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What do I need to consider when going with federation?

Last month, we looked at the concept of federation within the world of security.


April 6, 2011
By Rob Colman

Federation is essentially defined as the consolidation of remote and independent security systems into a single large virtual system. Your customers are then able to monitor and run reports on all their remote access control and video systems centrally, as if they were all part of the same system. Federation can be useful for campus-style, multi-site or multi-national organizations, as well as within a retail environment or for city-wide surveillance. Once your customers decide to adopt this type of architecture for their security infrastructure, the next question is what to look for in a solution.

In this second article, we will explore some of the key elements of a solution supporting federation that may affect your recommendation. These key elements can include whether the solution is client-based versus server-based, scalable, has a built-in failover mechanism; whether it is easy to configure, has the supported operator functionality; and finally whether it can unify access control and video.

A key question you need to ask is how the federation works underneath the hood. What you need to be aware of is that some solutions offer a “universal” or “global” client that can connect to several remote sites, which we can refer to as a client-based federation. Alternatively, there are other more powerful solutions that offer an actual server that connects to and manages the communications with remote systems under surveillance, which we can refer to as a server-based federation.

The difference here is that a server-based federation, unlike a client-based federation, reduces the load on the operator’s workstation. For very large federations consisting of dozens or hundreds of remote video or access control systems, this is crucial as the server handles the entire load while the operator’s workstation is simply used for monitoring or reporting. An additional benefit of a server-based approach is that one or more separate servers can be dedicated to supporting the federation, thereby allowing your system to scale quite handily. If you opt for a client-based federation and you add video viewing to the mix, the workstation resources may potentially be consumed quite rapidly and the degraded performance can impact your client’s overall experience and efficiency.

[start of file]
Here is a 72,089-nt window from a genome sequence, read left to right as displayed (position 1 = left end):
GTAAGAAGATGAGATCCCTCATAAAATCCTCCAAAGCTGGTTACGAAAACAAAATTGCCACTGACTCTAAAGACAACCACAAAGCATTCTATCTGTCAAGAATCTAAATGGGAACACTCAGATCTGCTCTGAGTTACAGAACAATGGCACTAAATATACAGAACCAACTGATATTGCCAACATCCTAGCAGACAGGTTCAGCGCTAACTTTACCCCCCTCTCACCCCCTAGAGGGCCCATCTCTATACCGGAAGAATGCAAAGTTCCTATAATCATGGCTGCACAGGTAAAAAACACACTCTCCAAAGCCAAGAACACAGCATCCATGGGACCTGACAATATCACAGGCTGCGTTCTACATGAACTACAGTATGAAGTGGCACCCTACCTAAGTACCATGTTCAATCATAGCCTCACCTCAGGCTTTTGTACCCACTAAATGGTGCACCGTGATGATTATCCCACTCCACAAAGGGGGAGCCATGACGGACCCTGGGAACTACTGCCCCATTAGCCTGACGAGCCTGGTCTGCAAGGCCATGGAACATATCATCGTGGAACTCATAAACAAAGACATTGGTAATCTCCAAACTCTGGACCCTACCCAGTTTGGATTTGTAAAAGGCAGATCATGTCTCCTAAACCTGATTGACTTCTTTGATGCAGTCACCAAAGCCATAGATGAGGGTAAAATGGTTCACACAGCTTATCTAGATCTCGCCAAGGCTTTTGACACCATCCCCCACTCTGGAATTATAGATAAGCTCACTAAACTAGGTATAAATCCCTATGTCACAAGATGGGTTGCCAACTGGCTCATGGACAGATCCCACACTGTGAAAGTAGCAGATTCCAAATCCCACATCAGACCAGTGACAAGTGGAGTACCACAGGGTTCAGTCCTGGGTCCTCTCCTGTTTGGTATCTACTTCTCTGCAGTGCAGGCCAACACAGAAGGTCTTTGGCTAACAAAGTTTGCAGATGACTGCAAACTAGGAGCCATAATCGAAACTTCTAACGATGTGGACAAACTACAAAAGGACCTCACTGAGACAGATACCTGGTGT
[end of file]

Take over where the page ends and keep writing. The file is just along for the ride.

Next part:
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When using a federation to monitor their remote cameras or their access controlled doors, especially if they are monitoring centrally to reduce their operating costs, the survivability of the federation becomes a critical element for end users. If monitoring is fully centralized, end users will need their systems to be up and running at all times. So requiring that the federated system support some type of failover mechanism should be a key requirement, be it a hot standby solution or a cold standby solution.

If the security environment includes video, access control, and intrusion detection, among other systems, then take the time to find out if the solution you recommend supports a federation of all of the above. Typically, a video solution only supports remote video systems. Same goes for access control systems. As such, if your customers have already opted for a unified access and video solution, they will need at least as much from a federation. Otherwise, operators will have to monitor separate security systems depending on the application.

Unification of video and access control within the federation is a powerful tool as access control events or alarms in remote sites can be verified with video. Same holds true with intrusion events; video verification can save customers money as security personnel or local authorities are not dispatched unless there has been some type of visual validation of an alarm.

Setting up and configuring the federation can be a daunting task, especially if you are looking at hundreds of remote sites and thousands of cameras and doors. A solution with a high level of automation can speed things alone. Some of the more powerful systems will allow you to enter the address of the remote system and the login information, and automatically import all remote entities into the federation. You should always be on the lookout for this type of functionality.

Lastly, you will need to understand what functionalities are supported as this will also greatly influence your recommendation. Typical questions include: Can I view live and archived video or live video only? Can I control remote doors or simply view events? Can I view alarms from all my remote sites? Does the federation support both video and access control within the same design or is it one or the other? Can I add cardholders centrally and synchronize them to remote sites, and vice versa? Can I run video and/or access control searches across hundreds or thousands of sites?


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